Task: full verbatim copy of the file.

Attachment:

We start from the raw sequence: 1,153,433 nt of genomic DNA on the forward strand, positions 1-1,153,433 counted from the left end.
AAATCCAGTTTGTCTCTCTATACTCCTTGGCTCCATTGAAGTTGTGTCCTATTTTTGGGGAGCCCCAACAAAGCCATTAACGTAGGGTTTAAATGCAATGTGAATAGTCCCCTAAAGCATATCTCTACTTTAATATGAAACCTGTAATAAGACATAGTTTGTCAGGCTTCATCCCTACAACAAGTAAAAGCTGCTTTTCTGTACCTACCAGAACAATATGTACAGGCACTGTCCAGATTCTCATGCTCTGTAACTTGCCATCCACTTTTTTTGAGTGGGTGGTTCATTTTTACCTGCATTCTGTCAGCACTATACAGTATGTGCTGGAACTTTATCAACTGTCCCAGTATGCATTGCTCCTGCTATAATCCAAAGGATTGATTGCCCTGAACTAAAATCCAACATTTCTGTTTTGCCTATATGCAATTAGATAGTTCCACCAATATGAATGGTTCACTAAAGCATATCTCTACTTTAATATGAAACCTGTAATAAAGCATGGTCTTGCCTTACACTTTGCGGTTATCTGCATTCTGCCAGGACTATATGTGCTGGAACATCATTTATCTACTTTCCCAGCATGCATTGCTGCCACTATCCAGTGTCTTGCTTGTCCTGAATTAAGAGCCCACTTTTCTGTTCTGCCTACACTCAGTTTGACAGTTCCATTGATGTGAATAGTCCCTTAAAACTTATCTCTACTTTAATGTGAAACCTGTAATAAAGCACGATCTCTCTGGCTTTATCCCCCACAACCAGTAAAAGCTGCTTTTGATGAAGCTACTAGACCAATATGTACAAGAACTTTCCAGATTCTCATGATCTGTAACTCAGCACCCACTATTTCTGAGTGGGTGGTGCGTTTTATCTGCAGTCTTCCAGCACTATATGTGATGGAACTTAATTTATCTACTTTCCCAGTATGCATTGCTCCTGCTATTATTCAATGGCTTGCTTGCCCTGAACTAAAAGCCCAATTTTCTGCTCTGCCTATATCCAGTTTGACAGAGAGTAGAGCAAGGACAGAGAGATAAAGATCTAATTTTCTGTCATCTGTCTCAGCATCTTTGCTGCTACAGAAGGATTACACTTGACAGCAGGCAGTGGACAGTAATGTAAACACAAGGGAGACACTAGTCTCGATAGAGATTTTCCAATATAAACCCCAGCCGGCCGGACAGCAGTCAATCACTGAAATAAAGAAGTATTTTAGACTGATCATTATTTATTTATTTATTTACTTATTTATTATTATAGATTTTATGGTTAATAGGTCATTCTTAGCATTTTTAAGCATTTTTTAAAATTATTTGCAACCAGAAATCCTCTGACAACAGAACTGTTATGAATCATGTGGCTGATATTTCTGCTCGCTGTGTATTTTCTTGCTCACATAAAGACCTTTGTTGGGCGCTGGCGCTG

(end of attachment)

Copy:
We start from the raw sequence: 1,153,433 nt of genomic DNA on the forward strand, positions 1-1,153,433 counted from the left end.
AAATCCAGTTTGTCTCTCTATACTCCTTGGCTCCATTGAAGTTGTGTCCTATTTTTGGGGAGCCCCAACAAAGCCATTAACGTAGGGTTTAAATGCAATGTGAATAGTCCCCTAAAGCATATCTCTACTTTAATATGAAACCTGTAATAAGACATAGTTTGTCAGGCTTCATCCCTACAACAAGTAAAAGCTGCTTTTCTGTACCTACCAGAACAATATGTACAGGCACTGTCCAGATTCTCATGCTCTGTAACTTGCCATCCACTTTTTTTGAGTGGGTGGTTCATTTTTACCTGCATTCTGTCAGCACTATACAGTATGTGCTGGAACTTTATCAACTGTCCCAGTATGCATTGCTCCTGCTATAATCCAAAGGATTGATTGCCCTGAACTAAAATCCAACATTTCTGTTTTGCCTATATGCAATTAGATAGTTCCACCAATATGAATGGTTCACTAAAGCATATCTCTACTTTAATATGAAACCTGTAATAAAGCATGGTCTTGCCTTACACTTTGCGGTTATCTGCATTCTGCCAGGACTATATGTGCTGGAACATCATTTATCTACTTTCCCAGCATGCATTGCTGCCACTATCCAGTGTCTTGCTTGTCCTGAATTAAGAGCCCACTTTTCTGTTCTGCCTACACTCAGTTTGACAGTTCCATTGATGTGAATAGTCCCTTAAAACTTATCTCTACTTTAATGTGAAACCTGTAATAAAGCACGATCTCTCTGGCTTTATCCCCCACAACCAGTAAAAGCTGCTTTTGATGAAGCTACTAGACCAATATGTACAAGAACTTTCCAGATTCTCATGATCTGTAACTCAGCACCCACTATTTCTGAGTGGGTGGTGCGTTTTATCTGCAGTCTTCCAGCACTATATGTGATGGAACTTAATTTATCTACTTTCCCAGTATGCATTGCTCCTGCTATTATTCAATGGCTTGCTTGCCCTGAACTAAAAGCCCAATTTTCTGCTCTGCCTATATCCAGTTTGACAGAGAGTAGAGCAAGGACAGAGAGATAAAGATCTAATTTTCTGTCATCTGTCTCAGCATCTTTGCTGCTACAGAAGGATTACACTTGACAGCAGGCAGTGGACAGTAATGTAAACACAAGGGAGACACTAGTCTCGATAGAGATTTTCCAATATAAACCCCAGCCGGCCGGACAGCAGTCAATCACTGAAATAAAGAAGTATTTTAGACTGATCATTATTTATTTATTTATTTACTTATTTATTATTATAGATTTTATGGTTAATAGGTCATTCTTAGCATTTTTAAGCATTTTTTAAAATTATTTGCAACCAGAAATCCTCTGACAACAGAACTGTTATGAATCATGTGGCTGATATTTCTGCTCGCTGTGTATTTTCTTGCTCACATAAAGACCTTTGTTGGGCGCTGGCGCTG